• Self-reported experience of living organ donors (Table 3)From 1982 to 2005, seven studies assessed a total of 1188 living kidney donors on average 0.5 to 7.4 years after donation (range 3 months to 31 years), and collected information on insurability and insurance premiums (8, 19, 21, 22, 24, 27, 28).An early study of 536 kidney donors found that 4.2% had difficulty obtaining or maintaining life insurance, 2.3% disability insurance, and 4.2% health insurance (28). In a comparative study between two surgical techniques for living kidney donation, 9 of the 98 (9%) donors who underwent traditional flank-incision nephrectomy between 1996 and 2001 had difficulties with insurance, compared to none of the 41 donors in the new mini-incision group (24).In 2003, a group studied 174 kidney donors and found for 6 (3%) their predonation concern about future life insurability came true after donation (19). A German study from the same year found 11% of 58 donors encountered problems with their existing health insurance, even though only 42% notified the insurance companies (8).Another study of 167 kidney donors found 15 (9%) reporting that donation had a negative impact on their ability to obtain health, life or disability insurance (27). This study was replicated by another group in 2005, and again, 8% of 87 living-related kidney donors reported similar negative impact on insurability (21).As for the impact of living organ donation on insurance premiums, two early studies found that 96%–98.5% of living kidney donors with existing life insurance reported that no change in insurance premiums occurred after donation (22, 28). In a more recent study, none of the 58 living kidney donors reported an increase in their life insurance premiums, but the authors also noted that the majority of donors (61%) did not report their donation to the insurance company (8).
• Experience of transplant centersIn a recent survey of kidney and liver transplant centers in the United States, 2% of centers reported their donors having been denied health insurance after donation (47).
12% worried about having difficulty obtaining life insurance
In a random telephone survey of households in Maryland, the presence or absence of health insurance coverage was not associated with the respondent's willingness to donate a kidney to a sibling (adjusted odds ratio 1.5; 95% CI 0.6, 3.8) (10).
Concern about health insurability in actual kidney donors was assessed in six studies. A 1998 survey found only 1 of the 73 donors expressed concern about his health insurance premium. However, in three large studies conducted in the United States, Japan and Germany, with data from a total of 699 donors, 11%–13% reported significant levels of stress over future health insurability (20, 23, 25).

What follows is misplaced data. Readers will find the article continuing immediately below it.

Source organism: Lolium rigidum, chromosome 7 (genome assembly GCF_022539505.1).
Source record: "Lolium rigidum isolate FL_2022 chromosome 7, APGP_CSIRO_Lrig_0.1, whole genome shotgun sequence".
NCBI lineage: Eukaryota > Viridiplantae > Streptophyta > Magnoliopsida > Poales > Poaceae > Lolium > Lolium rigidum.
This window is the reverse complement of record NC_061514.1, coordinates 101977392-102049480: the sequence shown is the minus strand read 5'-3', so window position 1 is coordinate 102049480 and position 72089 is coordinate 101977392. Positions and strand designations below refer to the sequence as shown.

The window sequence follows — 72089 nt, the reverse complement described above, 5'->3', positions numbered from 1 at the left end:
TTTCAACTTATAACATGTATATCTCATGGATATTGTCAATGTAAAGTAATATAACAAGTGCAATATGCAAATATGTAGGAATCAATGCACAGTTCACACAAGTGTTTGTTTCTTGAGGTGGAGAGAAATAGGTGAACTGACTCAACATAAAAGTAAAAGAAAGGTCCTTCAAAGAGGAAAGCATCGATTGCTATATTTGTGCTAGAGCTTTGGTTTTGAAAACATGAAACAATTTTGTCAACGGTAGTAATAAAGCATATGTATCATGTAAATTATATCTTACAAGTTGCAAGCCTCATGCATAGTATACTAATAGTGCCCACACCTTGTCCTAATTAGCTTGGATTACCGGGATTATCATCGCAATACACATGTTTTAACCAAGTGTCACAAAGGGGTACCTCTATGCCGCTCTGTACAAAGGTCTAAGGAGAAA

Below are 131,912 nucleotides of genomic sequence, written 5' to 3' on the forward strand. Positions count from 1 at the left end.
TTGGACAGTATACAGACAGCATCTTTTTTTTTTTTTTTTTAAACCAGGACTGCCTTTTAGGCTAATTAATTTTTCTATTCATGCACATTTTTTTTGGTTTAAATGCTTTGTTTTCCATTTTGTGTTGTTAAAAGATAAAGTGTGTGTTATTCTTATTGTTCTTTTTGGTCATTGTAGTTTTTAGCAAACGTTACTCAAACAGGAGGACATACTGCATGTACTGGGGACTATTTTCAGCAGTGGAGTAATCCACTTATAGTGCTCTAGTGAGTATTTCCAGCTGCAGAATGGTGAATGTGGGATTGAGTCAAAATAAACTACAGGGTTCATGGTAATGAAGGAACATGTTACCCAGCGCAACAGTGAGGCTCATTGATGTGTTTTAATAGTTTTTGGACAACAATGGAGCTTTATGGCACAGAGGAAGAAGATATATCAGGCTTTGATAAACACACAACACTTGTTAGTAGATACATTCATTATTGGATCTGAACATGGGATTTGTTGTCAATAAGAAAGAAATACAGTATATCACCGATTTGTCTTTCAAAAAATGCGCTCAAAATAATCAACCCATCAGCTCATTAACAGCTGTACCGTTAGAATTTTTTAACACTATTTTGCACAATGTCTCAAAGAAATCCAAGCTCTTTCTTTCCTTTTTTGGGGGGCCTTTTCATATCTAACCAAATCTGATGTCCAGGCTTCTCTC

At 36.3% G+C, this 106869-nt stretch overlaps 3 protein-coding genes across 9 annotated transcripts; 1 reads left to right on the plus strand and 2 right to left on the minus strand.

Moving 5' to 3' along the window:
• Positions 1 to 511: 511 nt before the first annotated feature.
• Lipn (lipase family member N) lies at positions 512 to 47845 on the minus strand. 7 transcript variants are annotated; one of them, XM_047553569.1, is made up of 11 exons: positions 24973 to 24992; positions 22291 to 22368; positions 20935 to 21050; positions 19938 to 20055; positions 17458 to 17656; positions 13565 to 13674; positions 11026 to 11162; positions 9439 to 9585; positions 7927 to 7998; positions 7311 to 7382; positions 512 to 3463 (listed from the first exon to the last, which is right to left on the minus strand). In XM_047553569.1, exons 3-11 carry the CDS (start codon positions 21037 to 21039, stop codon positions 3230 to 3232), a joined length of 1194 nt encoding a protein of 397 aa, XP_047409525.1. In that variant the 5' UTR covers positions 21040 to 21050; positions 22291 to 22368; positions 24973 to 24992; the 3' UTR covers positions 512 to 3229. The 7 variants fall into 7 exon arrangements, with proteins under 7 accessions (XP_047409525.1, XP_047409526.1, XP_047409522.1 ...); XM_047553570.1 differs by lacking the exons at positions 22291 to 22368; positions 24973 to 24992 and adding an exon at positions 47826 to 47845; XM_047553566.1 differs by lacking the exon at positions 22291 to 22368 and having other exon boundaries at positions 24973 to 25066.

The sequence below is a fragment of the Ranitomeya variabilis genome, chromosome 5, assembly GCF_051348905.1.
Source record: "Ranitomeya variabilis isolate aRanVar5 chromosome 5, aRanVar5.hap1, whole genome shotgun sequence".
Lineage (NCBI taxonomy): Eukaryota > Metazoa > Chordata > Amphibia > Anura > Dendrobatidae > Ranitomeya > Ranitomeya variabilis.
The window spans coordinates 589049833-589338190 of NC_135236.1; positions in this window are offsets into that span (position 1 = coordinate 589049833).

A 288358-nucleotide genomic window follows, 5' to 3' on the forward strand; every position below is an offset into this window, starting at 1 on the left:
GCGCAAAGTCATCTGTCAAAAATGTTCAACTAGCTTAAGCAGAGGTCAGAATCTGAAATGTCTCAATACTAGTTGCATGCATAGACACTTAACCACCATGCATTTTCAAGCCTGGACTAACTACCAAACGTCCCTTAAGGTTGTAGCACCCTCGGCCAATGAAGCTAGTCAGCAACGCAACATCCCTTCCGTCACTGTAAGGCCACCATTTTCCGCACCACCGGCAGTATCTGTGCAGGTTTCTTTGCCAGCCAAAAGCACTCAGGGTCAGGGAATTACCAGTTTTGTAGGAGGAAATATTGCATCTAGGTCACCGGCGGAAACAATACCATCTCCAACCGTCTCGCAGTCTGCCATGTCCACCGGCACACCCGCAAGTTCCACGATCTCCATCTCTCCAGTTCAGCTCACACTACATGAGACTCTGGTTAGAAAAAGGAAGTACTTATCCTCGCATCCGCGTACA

Concern about life insurability was assessed in two studies. A Canadian study found 12% of the 104 kidney donors worried that they would have difficulty obtaining life insurance (30). In a 2003 survey, 14% of the 174 kidney donors expressed concern about future difficulties obtaining life insurance, and for 3% their concern materialized. Of note, donor concern about insurability was significantly underrecognized by the recipients, as well as by other family members or friends closely involved in the donation process (p < 0.01) (19).
Among living liver donors, concern about future insurability was not directly measured. In one study, 15 adult-to-pediatric liver donors were interviewed, and three donors maintained unrewarding employment in order to continue existing health insurance coverage (13). However, it was not clear how much of their fear of losing insurance coverage was because of their recipient children.
3. Does Concern About Insurability Constitute a Barrier to Living Organ Donation?
In a large survey of 536 living kidney donors, it was found that donors whose insurance premiums increased after donation were less likely to reaffirm their decision to donate (p = 0.0001) (28). Another survey of living kidney donors determined that up to 11% of the 524 respondents had significant concern about insurability and 4% regretted their decision to donate, but the relationship between insurability concern and willingness to donate again was not explored (25).
In the recent North American Transplant Coordinators Organization (NATCO) Living Donor Insurability Survey, 39% of transplant centers reported having had donors decline donation for fear of future medical problems related to lack of health insurance (26).
4. Are There Differences Between Countries with Different Health Care Systems?